We have learned that good negotiator has to 1) Be patient and honest 2) Know alternatives including BATNA (Best alternative to a negotiated agreement) 3) Find what other party wants 4) Know other parties BATNA 5) Do the research 6) Give and expect reasons for offers 7) Not be scared to ask 8) Know how to use social persuasion techniques 9) Keep emotions controlled 10) Leave opportunities to back down.
To look at how all those different factors influence negotiation I have chosen a scene from FRIENDS to analyse.
Little prehistory: Chandler was going out with Rachel’s boss. Rachel asked him to break up with her, as it became complicated and could cause her loosing the job. Chandler did not break up with the woman and ended up half naked in the office handcuffed to the chair while she was gone. He asks Rachel to let him go but she is angry with him for not keeping the promise and not breaking up with her boss.
So, what do we have .. Chandler starts conversation with the complement, which is known to be a reliable compliance technique (Grant, Fabrigar & Lim, 2010). That was a sneaky step as it is always nice to hear good staff about yourself. In this case this does not work that well, as Rachel is angry with Chandler for not breaking up with her boss. His next step is making her feel bad for him, saying that he is alone and cold, and her boss could have left for hours. He is trying to use guilt as it was found to have various relationship-enhancing functions. According to Baumeister, Stillwell and Heatherton (1994) guilt is motivating people to treat partners well, minimizing inequities and enabling less powerful partners to get their way. Rachel agrees to let him go, if he promises to break up with the boss lady and never see her again. She basically uses ‘trading’, she asks for something in the exchange for his freedom. One can argue that this is a reciprocity technique but in a more aggressive way. By accepting freedom Chandler will feel obliged to do whatever Rachel asks him.
Rachel than realizes that if her boss finds out that she let Chandler go, she will get angry and still fire her. She became worried and made a ‘scene’ in front of Chandler which was a bad idea, as it made her look needier than him. This gave Chandler an advantage, even when Rachel cuffed him to the shelves, she was the one who had something to lose, while for him the worst scenario included waiting for his ‘girlfriend’ for few hours alone in a nice room (which is not that bad, actually). He has power by having an alternative which usually increases one's own outcome (Pinkley, Neale & Bennett, 1994) while the opponent is in disadvantaged situation with no alternatives.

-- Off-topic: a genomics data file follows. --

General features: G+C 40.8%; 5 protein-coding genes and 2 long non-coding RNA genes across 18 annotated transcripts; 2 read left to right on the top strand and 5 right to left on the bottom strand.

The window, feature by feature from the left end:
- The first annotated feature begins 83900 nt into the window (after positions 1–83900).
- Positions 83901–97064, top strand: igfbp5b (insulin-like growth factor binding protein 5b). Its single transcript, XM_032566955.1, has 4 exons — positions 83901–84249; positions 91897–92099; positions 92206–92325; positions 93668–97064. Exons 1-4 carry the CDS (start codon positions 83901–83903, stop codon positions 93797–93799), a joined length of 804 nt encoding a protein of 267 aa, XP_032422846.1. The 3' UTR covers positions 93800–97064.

Chandler now is in better situation and both negotiators understand it, so Rachel starts offering all kind of things like cleaning bathroom for a month or making juice for him every morning. Chandler declines everything wanting his freedom (or just waiting for something better Rachel can offer).
When Rachel thought of something every person wants to offer to Chandler – social recognition. He agrees, because he doesn’t have anything to lose, and accepting an offer is kind of winning, as few hours that he ‘gave up’ are nothing in comparison with the social approval, especially for the shy and kind of lonely person like Chandler. Twenge, J. M. and Im, C. (2007) found that positive social trends correlate with the desire of social approval. In the situation presented above the absence of those positive social trends during childhood (e.g. divorce of parents) move Chandler to accept the offer and get that desired social recognition. In this negotiation, Rachel managed to find Chandler’s BATNA and win the negotiation being in a disadvantaged situation from the beginning. That’s the example of good negotiation skills!
Baumeister, R. F., Stillwell, A. M., & Heatherton, T. F. (1994). Guilt: An interpersonal approach. Psychological Bulletin, 115(2), 243-267.
Grant, N. K., Fabrigar, L. R., & Lim, H. (2010). Exploring the efficacy of compliments as a tactic for securing compliance. Basic and Applied Social Psychology, 32(3), 226-233.
Pinkley, R. L., Neale, M. A., & Bennett, R. J. (1994). The impact of alternatives to settlement in dyadic negotiation. Organizational Behavior and Human Decision Processes, 57(1), 97-116.
Twenge, J. M., & Im, C. (2007). Changes in the need for social approval, 1958–2001. Journal of Research in Personality, 41(1), 171-189.